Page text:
Perinatal Mortality in Ireland Annual Report

22 Oct 2013


The first Irish national audit into the death of babies in the weeks before or after birth (known as perinatal mortality) was launched today (Tuesday 22 October). 

This national audit was carried out by the National Perinatal Epidemiology Centre (NPEC) based in the Department of Obstetrics and Gynaecology at University College Cork for the calendar year 2011 in collaboration with the medical and midwifery staff from the individual maternity units around the country.



Perinatal mortality refers to the death of babies in the weeks before or after birth. Perinatal mortality includes stillbirths (babies born with no signs of life after 24 weeks of pregnancy or weighing at least 500 grams) and the deaths of babies within 28 days of being born. Perinatal mortality is an important indicator of the quality of obstetric and neonatal care. Measurement of the outcome of care is central to the development of safe and high quality healthcare services. In recent years, the National Perinatal Epidemiology Centre (NPEC) has worked with colleagues in all 20 Irish maternity units in developing an in-depth clinical audit of perinatal mortality.

The Perinatal Mortality in Ireland Annual Report 2011 is the first report from this in-depth clinical audit. Reporting to the NPEC is not a statutory requirement but all Irish maternity units voluntarily provided data relating to perinatal deaths that occurred in 2011, demonstrating their commitment to improving the service and outcomes for their patients.

 Key findings

  • A total of 491 perinatal deaths in 2011 were recorded, arising from 74,265 births of at least 24 weeks gestation or at least 500 grams in birthweight.
  • Stillbirths, deaths within the first seven days of life (early neonatal deaths) and deaths within the first 8-28 days of life (late neonatal deaths) accounted for 318 (65%), 138(28%) and 35 (7%) of the 491 deaths respectively.
  • The perinatal mortality rate was 6.1 per 1,000 births. Irish perinatal mortality rates have decreased by approximately 10% in the four years for which the NPEC has reported national figures and they compare favourably with UK and European rates.
  • Major congenital anomaly was the most common cause of death – 26% of stillbirths, 51% of babies who died within 7 days and 57% of babies who died within 8-28 days.
  • The NPEC classification system limited the proportion of unexplained stillbirths to 13% whereas approximately 50% have been reported as unexplained using other classification systems. This has positive implications for the identification of modifiable factors that may prevent stillbirth.
  • Of the women with previous pregnancies, 4% of the women had experienced a previous perinatal death and 7% had experienced three or more miscarriages.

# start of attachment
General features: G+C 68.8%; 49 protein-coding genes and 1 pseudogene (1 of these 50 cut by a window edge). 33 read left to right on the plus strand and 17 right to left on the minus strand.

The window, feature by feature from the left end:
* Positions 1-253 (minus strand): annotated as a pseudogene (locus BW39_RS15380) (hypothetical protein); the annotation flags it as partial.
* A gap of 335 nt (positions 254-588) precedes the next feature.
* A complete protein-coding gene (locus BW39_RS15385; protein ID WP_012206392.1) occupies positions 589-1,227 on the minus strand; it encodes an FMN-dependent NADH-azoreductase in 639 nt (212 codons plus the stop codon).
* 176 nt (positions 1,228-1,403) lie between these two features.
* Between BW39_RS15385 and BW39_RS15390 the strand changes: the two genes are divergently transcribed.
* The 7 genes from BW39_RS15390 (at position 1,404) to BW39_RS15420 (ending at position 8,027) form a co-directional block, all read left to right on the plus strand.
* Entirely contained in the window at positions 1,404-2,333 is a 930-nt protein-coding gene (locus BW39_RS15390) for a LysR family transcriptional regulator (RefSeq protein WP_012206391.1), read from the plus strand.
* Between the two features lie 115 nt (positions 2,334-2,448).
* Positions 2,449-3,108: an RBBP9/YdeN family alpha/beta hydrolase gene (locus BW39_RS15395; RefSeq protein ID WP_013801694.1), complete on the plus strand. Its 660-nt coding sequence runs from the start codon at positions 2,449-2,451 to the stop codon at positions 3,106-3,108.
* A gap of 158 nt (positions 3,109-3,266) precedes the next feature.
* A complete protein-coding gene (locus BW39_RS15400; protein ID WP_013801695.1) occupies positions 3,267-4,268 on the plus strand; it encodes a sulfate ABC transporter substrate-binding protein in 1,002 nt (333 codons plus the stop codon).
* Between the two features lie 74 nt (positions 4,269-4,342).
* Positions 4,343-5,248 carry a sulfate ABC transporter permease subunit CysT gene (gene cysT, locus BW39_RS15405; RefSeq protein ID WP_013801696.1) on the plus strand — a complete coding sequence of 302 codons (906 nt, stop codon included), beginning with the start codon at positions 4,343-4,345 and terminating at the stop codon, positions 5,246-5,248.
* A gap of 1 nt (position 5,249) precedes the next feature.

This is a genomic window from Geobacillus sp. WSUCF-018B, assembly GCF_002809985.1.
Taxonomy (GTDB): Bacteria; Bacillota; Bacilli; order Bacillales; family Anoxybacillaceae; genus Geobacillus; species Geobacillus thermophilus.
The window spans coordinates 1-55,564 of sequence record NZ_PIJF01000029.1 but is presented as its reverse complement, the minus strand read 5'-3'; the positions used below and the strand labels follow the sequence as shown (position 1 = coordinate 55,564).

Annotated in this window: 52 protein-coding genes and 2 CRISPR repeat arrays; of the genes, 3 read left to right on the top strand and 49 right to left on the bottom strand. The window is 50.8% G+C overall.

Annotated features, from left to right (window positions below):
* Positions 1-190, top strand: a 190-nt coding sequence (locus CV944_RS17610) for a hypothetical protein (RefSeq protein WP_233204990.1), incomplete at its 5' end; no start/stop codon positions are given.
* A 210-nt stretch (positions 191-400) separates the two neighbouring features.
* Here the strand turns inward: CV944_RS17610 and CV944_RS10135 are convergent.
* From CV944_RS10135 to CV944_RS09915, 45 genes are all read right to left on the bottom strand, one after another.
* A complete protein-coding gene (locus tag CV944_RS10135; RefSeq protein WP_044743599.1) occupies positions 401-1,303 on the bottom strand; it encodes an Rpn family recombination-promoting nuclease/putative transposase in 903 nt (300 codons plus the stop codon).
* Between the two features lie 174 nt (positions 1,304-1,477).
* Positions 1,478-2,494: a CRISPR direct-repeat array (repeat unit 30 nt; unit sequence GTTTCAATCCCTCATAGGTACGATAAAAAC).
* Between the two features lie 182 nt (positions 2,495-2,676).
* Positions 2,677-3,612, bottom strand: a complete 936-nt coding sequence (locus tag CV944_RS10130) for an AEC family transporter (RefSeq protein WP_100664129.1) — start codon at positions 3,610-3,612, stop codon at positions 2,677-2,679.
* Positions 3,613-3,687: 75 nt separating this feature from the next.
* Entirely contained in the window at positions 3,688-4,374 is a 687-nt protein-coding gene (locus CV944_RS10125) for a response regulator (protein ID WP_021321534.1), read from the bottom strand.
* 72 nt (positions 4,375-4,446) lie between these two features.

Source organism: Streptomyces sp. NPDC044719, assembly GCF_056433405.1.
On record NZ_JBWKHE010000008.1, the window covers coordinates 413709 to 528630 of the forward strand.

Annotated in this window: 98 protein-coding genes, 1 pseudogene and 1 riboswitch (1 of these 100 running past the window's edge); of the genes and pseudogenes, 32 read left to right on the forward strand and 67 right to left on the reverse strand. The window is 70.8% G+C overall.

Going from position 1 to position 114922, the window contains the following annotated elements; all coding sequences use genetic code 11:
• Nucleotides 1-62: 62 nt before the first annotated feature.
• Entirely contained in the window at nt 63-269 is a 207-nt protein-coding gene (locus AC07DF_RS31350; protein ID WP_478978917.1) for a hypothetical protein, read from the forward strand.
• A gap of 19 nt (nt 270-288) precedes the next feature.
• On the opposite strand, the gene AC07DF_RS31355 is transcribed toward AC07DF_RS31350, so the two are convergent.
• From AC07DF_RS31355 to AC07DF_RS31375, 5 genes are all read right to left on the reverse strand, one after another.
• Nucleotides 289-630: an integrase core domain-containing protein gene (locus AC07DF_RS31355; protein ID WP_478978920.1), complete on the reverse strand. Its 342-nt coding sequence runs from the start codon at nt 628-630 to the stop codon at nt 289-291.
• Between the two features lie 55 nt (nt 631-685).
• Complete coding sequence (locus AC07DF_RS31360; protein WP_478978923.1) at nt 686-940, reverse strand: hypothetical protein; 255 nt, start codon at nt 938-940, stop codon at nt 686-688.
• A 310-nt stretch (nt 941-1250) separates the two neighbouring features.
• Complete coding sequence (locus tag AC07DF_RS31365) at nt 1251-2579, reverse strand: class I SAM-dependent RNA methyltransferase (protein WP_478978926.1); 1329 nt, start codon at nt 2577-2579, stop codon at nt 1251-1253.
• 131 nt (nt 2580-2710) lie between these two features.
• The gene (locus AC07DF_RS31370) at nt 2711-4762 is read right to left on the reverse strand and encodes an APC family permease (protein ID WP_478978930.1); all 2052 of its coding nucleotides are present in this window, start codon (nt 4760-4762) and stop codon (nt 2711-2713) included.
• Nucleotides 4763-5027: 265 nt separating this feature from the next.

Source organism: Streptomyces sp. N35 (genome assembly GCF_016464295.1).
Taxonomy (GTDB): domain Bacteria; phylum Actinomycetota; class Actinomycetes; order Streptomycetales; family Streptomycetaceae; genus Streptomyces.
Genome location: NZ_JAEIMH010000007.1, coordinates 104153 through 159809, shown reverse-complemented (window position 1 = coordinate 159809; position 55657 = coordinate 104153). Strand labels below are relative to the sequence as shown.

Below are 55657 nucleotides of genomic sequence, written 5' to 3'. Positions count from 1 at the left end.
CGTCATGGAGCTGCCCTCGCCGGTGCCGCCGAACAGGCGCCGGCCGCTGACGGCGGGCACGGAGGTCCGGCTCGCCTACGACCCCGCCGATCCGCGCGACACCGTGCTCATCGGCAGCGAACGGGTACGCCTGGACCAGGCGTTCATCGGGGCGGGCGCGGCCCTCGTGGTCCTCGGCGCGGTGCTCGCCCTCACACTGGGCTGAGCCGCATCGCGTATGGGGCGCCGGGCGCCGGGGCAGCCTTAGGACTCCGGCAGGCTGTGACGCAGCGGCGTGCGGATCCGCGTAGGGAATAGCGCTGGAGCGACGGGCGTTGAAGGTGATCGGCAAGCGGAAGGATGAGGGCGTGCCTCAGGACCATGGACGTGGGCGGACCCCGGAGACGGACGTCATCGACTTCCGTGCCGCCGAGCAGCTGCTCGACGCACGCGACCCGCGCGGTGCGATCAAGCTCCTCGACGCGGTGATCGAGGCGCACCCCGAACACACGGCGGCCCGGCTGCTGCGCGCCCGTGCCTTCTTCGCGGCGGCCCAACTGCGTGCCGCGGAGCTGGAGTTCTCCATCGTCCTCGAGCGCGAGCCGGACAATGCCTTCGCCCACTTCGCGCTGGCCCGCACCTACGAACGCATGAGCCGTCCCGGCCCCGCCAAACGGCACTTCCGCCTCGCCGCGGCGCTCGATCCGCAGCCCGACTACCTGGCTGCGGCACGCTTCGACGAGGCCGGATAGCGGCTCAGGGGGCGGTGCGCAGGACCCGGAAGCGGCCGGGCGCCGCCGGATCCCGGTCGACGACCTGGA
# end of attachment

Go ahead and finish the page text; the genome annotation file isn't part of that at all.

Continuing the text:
• 13% of the perinatal deaths arose from multiple birth deliveries. In contrast, multiple births accounted for just 4% of all births in 2011.
  • Approximately 70% of the deaths arose from pre-term births (i.e. births before 37 weeks gestation).
  • Low birth weight was highly prevalent - 53% of stillbirths and 40% of babies who died within 7 days were below the normal range for birthweight.
  • 6% of mothers were admitted to the high dependency unit following the delivery and 2% were admitted to the intensive care unit.

This national clinical audit highlights efforts made in Ireland to investigate key adverse outcomes for mothers and babies. The report also emphasised the need for continued support from the 20 Irish maternity units in submitting data on perinatal mortality. Some key recommendations from this report:

  • A detailed placental examination should be performed by a specialist pathologist in all cases of perinatal death. To achieve this, the feasibility of providing access to specialist perinatal pathology in all health services regions needs to be assessed.
  • More complete data are required on a range of factors, such as smoking and body mass index, for all pregnant women in order to establish their role in increasing risk of perinatal mortality.

This report is evidence of the commitment of the staff of the maternity services to assess their work and outcomes for mothers and babies. It shows a mature approach to reflect on care and look for improvements. The maternity services are leaders in the area of clinical review and audit.” Professor Richard Greene, Director, NPEC.

College of Medicine and Health

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